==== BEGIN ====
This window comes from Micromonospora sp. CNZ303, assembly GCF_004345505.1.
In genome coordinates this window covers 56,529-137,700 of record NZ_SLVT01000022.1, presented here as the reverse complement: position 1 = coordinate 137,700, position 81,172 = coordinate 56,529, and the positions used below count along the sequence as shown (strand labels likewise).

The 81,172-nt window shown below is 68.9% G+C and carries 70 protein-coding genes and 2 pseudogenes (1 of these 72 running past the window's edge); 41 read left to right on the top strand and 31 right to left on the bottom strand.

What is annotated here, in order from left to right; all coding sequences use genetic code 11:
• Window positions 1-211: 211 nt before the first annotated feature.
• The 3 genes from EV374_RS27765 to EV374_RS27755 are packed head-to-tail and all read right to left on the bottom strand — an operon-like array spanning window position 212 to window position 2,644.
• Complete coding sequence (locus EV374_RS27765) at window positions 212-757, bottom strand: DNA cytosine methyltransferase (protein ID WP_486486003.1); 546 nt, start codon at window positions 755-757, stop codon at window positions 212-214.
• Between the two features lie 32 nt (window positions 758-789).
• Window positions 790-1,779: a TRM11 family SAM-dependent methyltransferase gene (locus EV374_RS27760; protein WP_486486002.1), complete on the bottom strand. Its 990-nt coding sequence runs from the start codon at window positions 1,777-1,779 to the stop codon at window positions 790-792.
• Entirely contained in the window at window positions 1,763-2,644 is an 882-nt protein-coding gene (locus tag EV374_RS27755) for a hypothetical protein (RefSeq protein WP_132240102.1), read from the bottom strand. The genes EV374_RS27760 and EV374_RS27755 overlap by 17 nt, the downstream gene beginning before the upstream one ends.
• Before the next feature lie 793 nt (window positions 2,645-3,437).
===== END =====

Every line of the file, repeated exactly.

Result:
This window comes from Micromonospora sp. CNZ303, assembly GCF_004345505.1.
In genome coordinates this window covers 56,529-137,700 of record NZ_SLVT01000022.1, presented here as the reverse complement: position 1 = coordinate 137,700, position 81,172 = coordinate 56,529, and the positions used below count along the sequence as shown (strand labels likewise).

The 81,172-nt window shown below is 68.9% G+C and carries 70 protein-coding genes and 2 pseudogenes (1 of these 72 running past the window's edge); 41 read left to right on the top strand and 31 right to left on the bottom strand.

What is annotated here, in order from left to right; all coding sequences use genetic code 11:
• Window positions 1-211: 211 nt before the first annotated feature.
• The 3 genes from EV374_RS27765 to EV374_RS27755 are packed head-to-tail and all read right to left on the bottom strand — an operon-like array spanning window position 212 to window position 2,644.
• Complete coding sequence (locus EV374_RS27765) at window positions 212-757, bottom strand: DNA cytosine methyltransferase (protein ID WP_486486003.1); 546 nt, start codon at window positions 755-757, stop codon at window positions 212-214.
• Between the two features lie 32 nt (window positions 758-789).
• Window positions 790-1,779: a TRM11 family SAM-dependent methyltransferase gene (locus EV374_RS27760; protein WP_486486002.1), complete on the bottom strand. Its 990-nt coding sequence runs from the start codon at window positions 1,777-1,779 to the stop codon at window positions 790-792.
• Entirely contained in the window at window positions 1,763-2,644 is an 882-nt protein-coding gene (locus tag EV374_RS27755) for a hypothetical protein (RefSeq protein WP_132240102.1), read from the bottom strand. The genes EV374_RS27760 and EV374_RS27755 overlap by 17 nt, the downstream gene beginning before the upstream one ends.
• Before the next feature lie 793 nt (window positions 2,645-3,437).